Growing older can sometimes lead to changes in your eyesight or eye health. But there some simple things you can do to help prevent age-related eye problems from cropping up. Here are three of them.
Our golden years are supposed to be a time when we can sit back and enjoy the fruits of all our hard work. But age-related eye problems or diseases can rob us of our enjoyment and make living in our advanced age difficult.
Some of the most common age-related eye problems or conditions include:
By staying on top of your eye and overall health, you can help prevent the above age-related eye problems from disrupting the life you've worked so hard to enjoy. Here are the three simplest ways of doing so.
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1. Visit Your Family Doctor Regularly
The first step in preventing age-related eye diseases from affecting your life is to see your family doctor regularly. Doing so will help you stay on top of your overall health and alert you to any diseases that could lead to eye problems in the future.
The most common diseases that can lead to eye problems include:
- High blood pressure
- Autoimmune disorders
Making sure your overall health is still in good shape is a simple way you can help prevent age-related eye diseases from appearing suddenly. And if any diseases are detected by your family physician, you can begin treating and addressing them right away.
2. See Your Optometrist Every Year
Visiting your optometrist for an eye exam at least once a year can help detect any age-related eye diseases you may unknowingly be suffering from. Glaucoma is notorious for its early onset and lack of noticeable symptoms in its early stages. Not until severe damage to the optic nerve has been caused do many people first begin to notice that something is wrong with their eyes.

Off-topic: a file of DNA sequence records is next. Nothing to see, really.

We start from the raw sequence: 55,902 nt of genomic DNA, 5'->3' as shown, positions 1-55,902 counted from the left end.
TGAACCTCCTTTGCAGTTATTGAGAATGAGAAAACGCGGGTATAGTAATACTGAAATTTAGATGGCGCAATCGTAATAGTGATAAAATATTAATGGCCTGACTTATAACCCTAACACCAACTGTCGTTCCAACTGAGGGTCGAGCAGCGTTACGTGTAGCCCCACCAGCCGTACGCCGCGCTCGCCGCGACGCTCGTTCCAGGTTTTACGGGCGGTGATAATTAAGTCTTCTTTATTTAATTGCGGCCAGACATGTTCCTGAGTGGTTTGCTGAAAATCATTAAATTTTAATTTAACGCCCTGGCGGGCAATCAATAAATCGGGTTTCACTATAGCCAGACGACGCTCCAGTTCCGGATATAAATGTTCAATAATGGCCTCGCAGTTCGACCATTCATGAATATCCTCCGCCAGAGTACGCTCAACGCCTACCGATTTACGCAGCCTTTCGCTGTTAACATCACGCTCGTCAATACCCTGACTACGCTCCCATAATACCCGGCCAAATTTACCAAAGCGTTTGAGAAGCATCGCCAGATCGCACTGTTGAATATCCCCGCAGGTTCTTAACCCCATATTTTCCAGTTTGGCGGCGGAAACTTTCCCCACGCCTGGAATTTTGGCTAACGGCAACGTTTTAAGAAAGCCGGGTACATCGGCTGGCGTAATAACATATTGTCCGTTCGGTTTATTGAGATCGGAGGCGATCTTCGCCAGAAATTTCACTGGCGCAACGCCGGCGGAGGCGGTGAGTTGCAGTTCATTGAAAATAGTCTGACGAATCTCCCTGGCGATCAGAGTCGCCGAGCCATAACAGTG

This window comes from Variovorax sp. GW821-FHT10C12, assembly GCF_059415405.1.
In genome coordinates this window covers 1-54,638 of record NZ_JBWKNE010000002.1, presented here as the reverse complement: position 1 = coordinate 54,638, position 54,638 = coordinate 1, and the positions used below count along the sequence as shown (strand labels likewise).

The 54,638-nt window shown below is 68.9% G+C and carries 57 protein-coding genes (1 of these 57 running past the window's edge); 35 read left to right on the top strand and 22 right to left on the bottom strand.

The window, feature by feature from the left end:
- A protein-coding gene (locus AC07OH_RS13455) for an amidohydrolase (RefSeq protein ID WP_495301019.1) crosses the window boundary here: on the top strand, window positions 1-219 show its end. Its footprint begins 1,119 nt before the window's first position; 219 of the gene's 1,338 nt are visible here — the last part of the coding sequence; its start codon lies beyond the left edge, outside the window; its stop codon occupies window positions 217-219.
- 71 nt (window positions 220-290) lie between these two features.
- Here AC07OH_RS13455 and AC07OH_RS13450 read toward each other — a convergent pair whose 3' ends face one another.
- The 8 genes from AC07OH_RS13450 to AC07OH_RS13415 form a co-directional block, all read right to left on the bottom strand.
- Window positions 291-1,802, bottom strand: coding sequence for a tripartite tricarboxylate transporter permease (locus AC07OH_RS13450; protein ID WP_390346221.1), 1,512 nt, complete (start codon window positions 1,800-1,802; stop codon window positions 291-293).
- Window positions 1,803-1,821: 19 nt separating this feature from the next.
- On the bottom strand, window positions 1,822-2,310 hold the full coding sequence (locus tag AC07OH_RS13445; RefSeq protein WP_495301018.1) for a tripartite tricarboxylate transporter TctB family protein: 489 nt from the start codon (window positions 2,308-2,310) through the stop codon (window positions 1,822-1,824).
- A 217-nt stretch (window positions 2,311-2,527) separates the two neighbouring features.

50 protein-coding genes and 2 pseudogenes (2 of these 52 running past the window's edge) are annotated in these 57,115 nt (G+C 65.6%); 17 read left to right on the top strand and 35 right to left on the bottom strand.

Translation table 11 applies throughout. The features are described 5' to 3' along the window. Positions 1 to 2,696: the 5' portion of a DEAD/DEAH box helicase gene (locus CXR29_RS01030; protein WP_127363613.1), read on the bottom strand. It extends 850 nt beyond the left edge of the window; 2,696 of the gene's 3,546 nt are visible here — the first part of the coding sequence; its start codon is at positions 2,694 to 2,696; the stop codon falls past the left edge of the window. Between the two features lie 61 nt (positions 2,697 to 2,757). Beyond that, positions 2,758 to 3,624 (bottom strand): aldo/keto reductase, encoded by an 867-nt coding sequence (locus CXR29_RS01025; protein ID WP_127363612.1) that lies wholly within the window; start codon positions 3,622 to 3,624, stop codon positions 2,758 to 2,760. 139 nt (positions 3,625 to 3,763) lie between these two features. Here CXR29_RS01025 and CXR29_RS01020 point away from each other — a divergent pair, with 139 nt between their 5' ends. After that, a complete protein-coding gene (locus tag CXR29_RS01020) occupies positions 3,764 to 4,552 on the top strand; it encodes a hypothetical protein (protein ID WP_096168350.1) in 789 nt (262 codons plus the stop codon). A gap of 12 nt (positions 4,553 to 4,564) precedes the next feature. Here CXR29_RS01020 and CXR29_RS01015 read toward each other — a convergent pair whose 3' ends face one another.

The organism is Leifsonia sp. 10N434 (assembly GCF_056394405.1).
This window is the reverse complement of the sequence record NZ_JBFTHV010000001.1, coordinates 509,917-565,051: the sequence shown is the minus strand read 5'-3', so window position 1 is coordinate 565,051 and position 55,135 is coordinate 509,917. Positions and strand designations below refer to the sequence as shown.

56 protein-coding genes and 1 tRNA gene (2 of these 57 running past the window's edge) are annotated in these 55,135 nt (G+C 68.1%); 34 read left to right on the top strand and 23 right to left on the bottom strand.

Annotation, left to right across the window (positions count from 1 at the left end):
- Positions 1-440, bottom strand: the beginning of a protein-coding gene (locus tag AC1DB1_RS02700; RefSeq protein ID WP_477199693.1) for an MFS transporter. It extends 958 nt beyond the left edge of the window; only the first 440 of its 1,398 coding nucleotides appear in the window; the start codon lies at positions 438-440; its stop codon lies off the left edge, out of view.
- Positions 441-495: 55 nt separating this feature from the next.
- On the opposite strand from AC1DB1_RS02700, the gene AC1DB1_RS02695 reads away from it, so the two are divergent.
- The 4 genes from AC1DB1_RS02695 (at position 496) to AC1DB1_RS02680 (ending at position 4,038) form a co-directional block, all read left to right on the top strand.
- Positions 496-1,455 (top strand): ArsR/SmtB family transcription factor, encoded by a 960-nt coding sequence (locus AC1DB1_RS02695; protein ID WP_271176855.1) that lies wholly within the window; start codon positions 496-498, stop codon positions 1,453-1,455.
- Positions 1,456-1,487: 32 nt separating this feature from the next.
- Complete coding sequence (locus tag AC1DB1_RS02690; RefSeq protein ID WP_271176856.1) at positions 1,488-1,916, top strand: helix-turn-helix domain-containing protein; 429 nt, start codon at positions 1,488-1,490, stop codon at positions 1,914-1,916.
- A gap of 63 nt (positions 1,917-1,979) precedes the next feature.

If caught early on though, glaucoma and most other age-related eye diseases can be effectively treated. Just make sure your eye exam is comprehensive and includes tests such as pupal dilation, glaucoma screening, and retinal imaging in addition to a vision assessment.
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3. Make Sure You're Eating Healthy
Healthy eyes start with healthy food. That's why you want to make sure you're getting plenty of nutrients in the foods you eat. Zinc, lutein, vitamin C and E, and omega-3 fatty acids can possibly prevent age-related eye diseases such as cataracts and macular degeneration from developing.
Foods that feature these important nutrients include:
- Leafy green vegetables like kale and spinach
- Tuna, salmon, or other fish that are oily
- Non-meat protein such as nuts, beans, and eggs
- Citrus fruits or juices
- Pork and oysters
In addition to helping stave off age-related eye diseases, eating healthy will also keep you at a healthy weight. This will reduce your chances of becoming obese or developing type 2 diabetes, which is the main cause of blindness in adults.
Stay on Top of Your Eye and Overall Health
By following the above three simple tips, you will be able to closely keep an eye on your ocular and overall health, allowing you to help prevent age-related eye problems from affecting what is supposed to be one of the most fun and enjoyable periods of your life.
If you are overdue for a comprehensive eye exam, be sure to contact us today to set up a senior-specific examination that checks for any signs of the age-related eye diseases we mentioned in the article.
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If you're worried about age-related eye diseases affecting your quality of life as you get older, My Optometrist Calgary has you covered. Contact one of our My Optometrist Calgary clinics at either 403-256-0606 (Health First Optometry), 403-291-0923 (Sunridge Vision Centre), or 403-443-2040 (Three Hills Optometry) and book your appointment today.
Q: What is the most common eye condition associated with aging?
When it comes to vision loss amongst the elderly, cataracts, glaucoma, age-related macular degeneration, and diabetic retinopathy lead the way. Worldwide, cataracts are considered to be the leading cause of blindness.
Q: How does aging affect the eye?
When we reach middle age, the lens of our eye starts to become less flexible and is not able to thicken like it once did. This results in not being able to focus on nearby objects as well, which is called presbyopia.
Q: What helps with aging eyes?
There are a few things you can do to help with aging eyes. They include:
- Wearing sunglasses and wide-brimmed hats when outside
- Stop smoking if you currently are
- Consume nutritious foods as outlined above
- Maintain a healthy weight and stay active
- Visit your optometrist once a year